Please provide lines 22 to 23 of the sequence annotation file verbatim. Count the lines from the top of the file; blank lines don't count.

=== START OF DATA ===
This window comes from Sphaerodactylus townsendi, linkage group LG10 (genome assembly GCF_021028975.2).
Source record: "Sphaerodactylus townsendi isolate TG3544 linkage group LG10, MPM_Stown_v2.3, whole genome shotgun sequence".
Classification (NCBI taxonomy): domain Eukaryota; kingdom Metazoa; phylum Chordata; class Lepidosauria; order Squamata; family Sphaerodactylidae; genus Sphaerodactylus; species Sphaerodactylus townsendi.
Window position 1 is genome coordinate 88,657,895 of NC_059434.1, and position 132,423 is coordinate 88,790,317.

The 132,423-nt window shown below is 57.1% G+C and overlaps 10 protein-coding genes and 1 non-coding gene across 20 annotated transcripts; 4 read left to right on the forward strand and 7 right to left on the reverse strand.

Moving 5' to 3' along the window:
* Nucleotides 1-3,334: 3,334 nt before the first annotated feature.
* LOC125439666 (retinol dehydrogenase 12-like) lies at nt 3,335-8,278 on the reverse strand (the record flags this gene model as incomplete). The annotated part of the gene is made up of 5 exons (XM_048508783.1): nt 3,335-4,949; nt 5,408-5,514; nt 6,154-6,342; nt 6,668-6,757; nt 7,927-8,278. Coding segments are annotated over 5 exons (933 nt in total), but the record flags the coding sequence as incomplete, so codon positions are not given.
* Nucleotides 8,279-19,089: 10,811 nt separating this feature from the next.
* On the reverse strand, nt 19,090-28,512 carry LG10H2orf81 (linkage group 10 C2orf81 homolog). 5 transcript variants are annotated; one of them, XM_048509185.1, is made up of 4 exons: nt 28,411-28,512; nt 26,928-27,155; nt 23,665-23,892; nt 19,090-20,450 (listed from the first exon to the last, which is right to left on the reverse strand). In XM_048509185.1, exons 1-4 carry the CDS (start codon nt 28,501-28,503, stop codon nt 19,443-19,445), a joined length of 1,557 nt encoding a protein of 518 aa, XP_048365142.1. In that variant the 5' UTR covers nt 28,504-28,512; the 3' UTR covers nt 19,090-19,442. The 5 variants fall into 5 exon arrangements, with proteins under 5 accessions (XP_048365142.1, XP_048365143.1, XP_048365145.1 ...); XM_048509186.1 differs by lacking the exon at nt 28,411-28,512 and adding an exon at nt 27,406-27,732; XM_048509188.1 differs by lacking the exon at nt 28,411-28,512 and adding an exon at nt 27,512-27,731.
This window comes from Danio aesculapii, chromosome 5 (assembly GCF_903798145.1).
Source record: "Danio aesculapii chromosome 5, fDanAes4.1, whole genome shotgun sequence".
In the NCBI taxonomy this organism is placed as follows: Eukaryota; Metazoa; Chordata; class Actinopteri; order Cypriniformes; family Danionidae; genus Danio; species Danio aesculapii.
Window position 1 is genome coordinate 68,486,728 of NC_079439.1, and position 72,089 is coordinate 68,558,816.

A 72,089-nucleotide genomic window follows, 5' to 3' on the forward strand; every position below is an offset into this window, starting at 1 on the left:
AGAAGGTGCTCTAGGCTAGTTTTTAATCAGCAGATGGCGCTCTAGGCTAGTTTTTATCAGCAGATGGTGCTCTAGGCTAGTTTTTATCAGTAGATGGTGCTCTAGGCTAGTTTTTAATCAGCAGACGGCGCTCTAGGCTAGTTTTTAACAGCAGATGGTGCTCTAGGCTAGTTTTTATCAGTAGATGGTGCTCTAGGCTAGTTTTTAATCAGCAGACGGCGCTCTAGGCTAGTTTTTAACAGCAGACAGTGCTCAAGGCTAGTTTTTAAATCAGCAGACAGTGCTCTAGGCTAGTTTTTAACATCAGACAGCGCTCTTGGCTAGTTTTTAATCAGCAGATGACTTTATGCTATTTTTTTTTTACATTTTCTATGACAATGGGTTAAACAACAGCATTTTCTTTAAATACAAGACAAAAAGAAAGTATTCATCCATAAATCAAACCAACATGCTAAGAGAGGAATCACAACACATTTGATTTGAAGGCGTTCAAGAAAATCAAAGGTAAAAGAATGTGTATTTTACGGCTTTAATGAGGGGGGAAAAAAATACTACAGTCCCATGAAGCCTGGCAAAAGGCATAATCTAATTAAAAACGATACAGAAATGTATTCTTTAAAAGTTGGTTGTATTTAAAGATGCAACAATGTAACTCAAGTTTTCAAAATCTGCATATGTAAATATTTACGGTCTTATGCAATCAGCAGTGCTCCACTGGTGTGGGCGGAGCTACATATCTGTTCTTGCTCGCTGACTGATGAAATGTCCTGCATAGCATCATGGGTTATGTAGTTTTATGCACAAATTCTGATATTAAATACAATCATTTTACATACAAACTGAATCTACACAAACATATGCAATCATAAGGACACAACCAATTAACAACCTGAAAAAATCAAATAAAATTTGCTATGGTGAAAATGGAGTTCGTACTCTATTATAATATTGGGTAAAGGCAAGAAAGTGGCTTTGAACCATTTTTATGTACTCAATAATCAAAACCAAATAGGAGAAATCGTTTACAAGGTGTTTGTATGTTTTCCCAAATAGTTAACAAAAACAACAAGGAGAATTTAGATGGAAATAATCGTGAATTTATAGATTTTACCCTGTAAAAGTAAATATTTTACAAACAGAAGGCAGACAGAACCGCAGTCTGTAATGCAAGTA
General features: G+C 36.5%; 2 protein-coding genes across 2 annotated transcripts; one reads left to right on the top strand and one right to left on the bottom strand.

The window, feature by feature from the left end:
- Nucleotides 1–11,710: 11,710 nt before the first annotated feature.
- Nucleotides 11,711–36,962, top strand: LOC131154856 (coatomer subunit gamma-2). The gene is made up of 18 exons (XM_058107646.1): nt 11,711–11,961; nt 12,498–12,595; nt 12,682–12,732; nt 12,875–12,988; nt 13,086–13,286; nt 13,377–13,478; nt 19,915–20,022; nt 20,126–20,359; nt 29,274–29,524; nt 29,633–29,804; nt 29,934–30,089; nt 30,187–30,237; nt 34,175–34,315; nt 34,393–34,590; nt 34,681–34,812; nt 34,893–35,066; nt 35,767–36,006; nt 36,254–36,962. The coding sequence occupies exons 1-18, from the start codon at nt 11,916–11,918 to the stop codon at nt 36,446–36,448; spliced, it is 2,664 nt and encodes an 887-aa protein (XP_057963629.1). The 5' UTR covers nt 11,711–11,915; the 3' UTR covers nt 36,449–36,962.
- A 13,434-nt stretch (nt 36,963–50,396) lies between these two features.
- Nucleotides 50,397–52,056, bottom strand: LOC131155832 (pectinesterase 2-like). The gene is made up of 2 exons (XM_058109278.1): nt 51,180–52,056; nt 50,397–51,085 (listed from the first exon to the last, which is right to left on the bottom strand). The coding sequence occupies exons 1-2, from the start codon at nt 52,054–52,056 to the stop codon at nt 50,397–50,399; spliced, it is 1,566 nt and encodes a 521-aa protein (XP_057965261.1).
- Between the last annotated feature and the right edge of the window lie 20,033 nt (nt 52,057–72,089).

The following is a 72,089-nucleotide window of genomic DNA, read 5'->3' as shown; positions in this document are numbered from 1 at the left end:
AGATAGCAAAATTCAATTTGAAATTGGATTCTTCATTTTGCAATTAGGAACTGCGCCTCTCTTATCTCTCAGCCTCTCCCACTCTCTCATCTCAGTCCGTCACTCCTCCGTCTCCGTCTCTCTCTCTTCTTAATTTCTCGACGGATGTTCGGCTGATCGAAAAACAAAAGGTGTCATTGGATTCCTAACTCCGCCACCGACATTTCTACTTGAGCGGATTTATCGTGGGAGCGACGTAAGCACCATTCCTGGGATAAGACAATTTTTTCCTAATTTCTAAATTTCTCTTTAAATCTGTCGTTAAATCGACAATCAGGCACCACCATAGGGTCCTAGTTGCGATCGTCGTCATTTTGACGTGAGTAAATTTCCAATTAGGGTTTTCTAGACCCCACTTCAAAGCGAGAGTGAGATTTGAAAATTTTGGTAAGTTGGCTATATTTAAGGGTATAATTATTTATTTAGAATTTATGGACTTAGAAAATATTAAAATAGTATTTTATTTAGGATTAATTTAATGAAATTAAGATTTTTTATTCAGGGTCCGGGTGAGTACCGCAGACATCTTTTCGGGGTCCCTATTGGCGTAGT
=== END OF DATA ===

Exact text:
- Nucleotides 50,397–52,056, bottom strand: LOC131155832 (pectinesterase 2-like). The gene is made up of 2 exons (XM_058109278.1): nt 51,180–52,056; nt 50,397–51,085 (listed from the first exon to the last, which is right to left on the bottom strand). The coding sequence occupies exons 1-2, from the start codon at nt 52,054–52,056 to the stop codon at nt 50,397–50,399; spliced, it is 1,566 nt and encodes a 521-aa protein (XP_057965261.1).
- Between the last annotated feature and the right edge of the window lie 20,033 nt (nt 52,057–72,089).